• GENDER EQUALITY is also a goal, so to speak. Every workplace, every industry should be one where all genders have equal rights, rewards, opportunities, and resources. Not just equal treatment, but equal outcomes. This is generally discussed as women being disadvantaged, but let’s not forget we need to work on non-binary inclusion in the workplace and in the services and language we offer to our stakeholders.
  • INTERSECTIONALITY is complex but it’s essentially recognising that all forms of inequality and discriminations compound and overlap. People’s lives are shaped by a unique mix of identities, relationships, social factors that intersect with the context where they operate and with the existing power structures. For example, a gender-diverse, older person from a racial minority with a disability and whose first language is not English, would almost certainly understand well the experience of intersectional discrimination!
  • PERSON-CENTRED & TRAUMA-INFORMED approach means learning and understanding how trauma affects people and how to avoid causing further harm. It’s important to understand that a person-centred response system does not necessarily mean doing what the person affected requests, but rather a genuine effort to consider needs and wishes, especially around safety and anonymity, or reasonable adjustments in work arrangements, for example. So the individual choice and dignity should be at the forefront of everyone’s action.

For more information on the SDA Standards and Principles, read the Australian Human Rights Commission’s Guidelines

Implementing the Standards at Your Organisation

The first step to implementing the Standards is to identify what the Commission expects of an organisation of your type and size.

Next, consult with your staff and relevant stakeholders to develop a document that details:

  • Desired outcomes
  • What practical actions have you already taken and/or will take to achieve them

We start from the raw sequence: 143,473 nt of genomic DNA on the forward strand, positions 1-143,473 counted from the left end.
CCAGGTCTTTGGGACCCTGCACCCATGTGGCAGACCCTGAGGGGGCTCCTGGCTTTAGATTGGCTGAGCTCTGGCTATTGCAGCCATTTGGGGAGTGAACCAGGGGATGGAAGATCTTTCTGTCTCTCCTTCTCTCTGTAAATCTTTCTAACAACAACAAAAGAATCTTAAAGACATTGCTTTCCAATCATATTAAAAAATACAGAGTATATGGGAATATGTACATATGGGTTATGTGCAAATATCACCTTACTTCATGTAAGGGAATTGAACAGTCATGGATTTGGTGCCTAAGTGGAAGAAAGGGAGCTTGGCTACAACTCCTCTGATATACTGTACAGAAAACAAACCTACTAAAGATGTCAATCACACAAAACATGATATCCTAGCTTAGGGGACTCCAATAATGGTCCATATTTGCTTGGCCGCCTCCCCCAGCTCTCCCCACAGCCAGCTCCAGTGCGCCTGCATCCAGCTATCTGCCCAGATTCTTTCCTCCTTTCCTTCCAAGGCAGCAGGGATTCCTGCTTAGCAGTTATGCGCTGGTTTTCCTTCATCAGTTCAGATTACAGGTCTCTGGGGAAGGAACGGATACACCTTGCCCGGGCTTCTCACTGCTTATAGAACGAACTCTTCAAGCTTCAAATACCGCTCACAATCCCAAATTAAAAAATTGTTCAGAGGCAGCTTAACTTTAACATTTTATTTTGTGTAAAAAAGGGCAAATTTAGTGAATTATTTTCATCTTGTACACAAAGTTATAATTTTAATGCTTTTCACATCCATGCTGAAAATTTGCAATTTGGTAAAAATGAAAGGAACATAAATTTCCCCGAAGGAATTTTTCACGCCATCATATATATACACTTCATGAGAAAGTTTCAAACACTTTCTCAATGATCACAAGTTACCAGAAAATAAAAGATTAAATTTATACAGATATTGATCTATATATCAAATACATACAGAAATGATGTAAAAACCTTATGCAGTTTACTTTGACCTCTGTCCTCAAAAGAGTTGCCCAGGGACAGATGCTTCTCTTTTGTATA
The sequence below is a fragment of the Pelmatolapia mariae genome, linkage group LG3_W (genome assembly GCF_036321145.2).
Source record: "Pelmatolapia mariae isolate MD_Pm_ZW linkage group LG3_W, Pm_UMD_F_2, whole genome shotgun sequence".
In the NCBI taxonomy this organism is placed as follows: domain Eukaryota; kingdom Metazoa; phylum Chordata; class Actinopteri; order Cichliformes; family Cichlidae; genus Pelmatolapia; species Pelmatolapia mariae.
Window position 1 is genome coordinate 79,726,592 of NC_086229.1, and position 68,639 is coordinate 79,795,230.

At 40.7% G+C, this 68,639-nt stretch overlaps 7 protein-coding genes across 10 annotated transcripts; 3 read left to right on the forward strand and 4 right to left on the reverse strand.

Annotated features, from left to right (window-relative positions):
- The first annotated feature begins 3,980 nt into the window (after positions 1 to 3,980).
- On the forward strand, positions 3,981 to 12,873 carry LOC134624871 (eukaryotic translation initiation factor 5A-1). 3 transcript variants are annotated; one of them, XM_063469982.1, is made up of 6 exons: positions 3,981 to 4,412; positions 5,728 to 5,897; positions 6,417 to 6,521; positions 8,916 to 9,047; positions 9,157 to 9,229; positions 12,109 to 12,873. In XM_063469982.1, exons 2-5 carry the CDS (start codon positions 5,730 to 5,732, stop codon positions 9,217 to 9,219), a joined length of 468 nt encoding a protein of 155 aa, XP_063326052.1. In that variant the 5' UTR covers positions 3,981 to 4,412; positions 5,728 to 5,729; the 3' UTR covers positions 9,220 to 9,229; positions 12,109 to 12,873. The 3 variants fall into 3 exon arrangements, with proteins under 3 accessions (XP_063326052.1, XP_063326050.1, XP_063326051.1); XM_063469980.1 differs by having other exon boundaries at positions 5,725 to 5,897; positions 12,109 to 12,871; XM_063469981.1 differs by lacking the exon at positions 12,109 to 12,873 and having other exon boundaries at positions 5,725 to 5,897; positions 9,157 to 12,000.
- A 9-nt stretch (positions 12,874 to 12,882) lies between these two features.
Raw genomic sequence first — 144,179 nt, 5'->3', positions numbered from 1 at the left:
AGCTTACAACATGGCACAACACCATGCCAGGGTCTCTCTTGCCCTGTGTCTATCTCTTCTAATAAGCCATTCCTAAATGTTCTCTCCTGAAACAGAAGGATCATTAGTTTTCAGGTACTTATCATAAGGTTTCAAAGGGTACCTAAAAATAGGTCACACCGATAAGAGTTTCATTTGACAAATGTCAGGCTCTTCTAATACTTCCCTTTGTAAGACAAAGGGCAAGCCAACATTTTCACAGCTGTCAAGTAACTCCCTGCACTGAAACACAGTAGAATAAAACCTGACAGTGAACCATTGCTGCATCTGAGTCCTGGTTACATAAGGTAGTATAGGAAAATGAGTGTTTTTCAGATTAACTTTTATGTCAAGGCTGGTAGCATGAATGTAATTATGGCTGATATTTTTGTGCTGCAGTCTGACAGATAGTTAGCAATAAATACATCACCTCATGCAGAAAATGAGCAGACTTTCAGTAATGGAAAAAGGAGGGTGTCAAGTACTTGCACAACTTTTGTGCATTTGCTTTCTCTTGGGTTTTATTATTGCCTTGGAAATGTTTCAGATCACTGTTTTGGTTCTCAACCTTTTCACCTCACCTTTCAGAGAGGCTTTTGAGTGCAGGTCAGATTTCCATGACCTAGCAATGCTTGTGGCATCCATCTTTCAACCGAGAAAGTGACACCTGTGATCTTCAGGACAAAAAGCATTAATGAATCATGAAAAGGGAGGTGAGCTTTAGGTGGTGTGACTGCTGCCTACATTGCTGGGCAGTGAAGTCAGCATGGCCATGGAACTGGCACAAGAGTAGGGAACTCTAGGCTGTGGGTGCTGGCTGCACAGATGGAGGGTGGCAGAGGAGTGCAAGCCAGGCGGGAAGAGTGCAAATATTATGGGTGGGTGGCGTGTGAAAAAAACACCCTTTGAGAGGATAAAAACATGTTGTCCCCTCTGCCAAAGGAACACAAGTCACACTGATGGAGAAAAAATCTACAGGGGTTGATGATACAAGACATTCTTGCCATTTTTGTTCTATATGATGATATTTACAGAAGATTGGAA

• How these actions and outcomes will be documented.

Lastly, a more detailed plan for prevention and response will record procedures, who is responsible for what and relevant timelines.

ADAQ can assist you in developing a Prevention and Response plan tailored to your dental practice, and identify practical actions that will have most impact for your workplace. Find out about our Compliance & Advisory Services.

Use this framework template to reflect on the above, and to start recording your plan of action. This Framework is based on the Guidelines which will be used by the Commission in assessing compliance with the positive duty.

Most importantly, as an employer, you must ensure your policies and processes are up to date and well communicated to employees and third parties. Remember, this is only your framework: you must keep all the relevant records you will need to prove you are implementing and monitoring your plan. These records will be likely requested by the Commission at a possible audit.

Always refer back to the Guidelines and other resources for small businesses on the Commission’s website

I am an Employee/Contractor – What Can I Do?

Your workplace should welcome everyone to speak up and take action on any form of harassment and unlawful behaviour at work, by colleagues or by other people as part of our jobs.

If you know there’s a better way to ensure everyone’s physical and psychological safety at your workplace, or you’re aware of potential challenges, let your manager know.

Follow the links below for some useful resources on what to do if you are sexually harassed at work, seeking advice about your workplace rights, making complaints and in general to be more informed about these issues:

What if the Patient is the Problem?


Remember: anyone can be a harasser just as anyone can be harassed.

If a patient is the harasser, dental practice employees should be encouraged to ask the patient to stop the behaviour, stating clearly that it makes them uncomfortable, before attempting to continue care. Don’t respond to ‘harmless’ banter or funny jokes if the remarks make you uncomfortable. Any patient-initiated harassment should be recorded: document all steps taken and any responses, from the very first interaction of concern.

While it may at time be a difficult financial decision to take, termination of patient care must be considered.

Managers and supervisors must be trained to handle difficult situations and make tough decisions around inappropriate conduct.

Download Decision Tree Graphic


Key web resources